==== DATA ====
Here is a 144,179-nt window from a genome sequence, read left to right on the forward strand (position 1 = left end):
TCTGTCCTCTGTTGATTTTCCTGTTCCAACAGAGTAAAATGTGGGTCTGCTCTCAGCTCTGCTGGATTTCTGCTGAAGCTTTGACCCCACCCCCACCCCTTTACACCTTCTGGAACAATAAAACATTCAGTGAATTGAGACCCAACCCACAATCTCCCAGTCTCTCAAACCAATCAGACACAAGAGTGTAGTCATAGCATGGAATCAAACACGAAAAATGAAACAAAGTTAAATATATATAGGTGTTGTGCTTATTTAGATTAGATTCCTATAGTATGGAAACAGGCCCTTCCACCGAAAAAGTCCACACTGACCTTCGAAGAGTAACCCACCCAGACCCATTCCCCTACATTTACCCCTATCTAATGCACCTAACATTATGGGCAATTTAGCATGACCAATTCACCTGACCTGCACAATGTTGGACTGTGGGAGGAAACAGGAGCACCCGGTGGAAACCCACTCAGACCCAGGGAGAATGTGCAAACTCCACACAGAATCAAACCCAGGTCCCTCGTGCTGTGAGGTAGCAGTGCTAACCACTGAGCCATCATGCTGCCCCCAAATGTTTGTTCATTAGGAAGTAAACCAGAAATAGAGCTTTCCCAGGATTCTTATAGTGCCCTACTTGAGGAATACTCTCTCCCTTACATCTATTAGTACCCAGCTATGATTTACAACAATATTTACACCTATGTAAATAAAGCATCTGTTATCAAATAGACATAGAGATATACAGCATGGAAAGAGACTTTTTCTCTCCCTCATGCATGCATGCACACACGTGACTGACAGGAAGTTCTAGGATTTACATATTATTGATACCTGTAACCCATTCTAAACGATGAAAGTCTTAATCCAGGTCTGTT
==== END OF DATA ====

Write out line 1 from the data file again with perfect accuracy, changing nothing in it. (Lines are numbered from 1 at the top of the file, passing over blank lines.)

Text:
Here is a 144,179-nt window from a genome sequence, read left to right on the forward strand (position 1 = left end):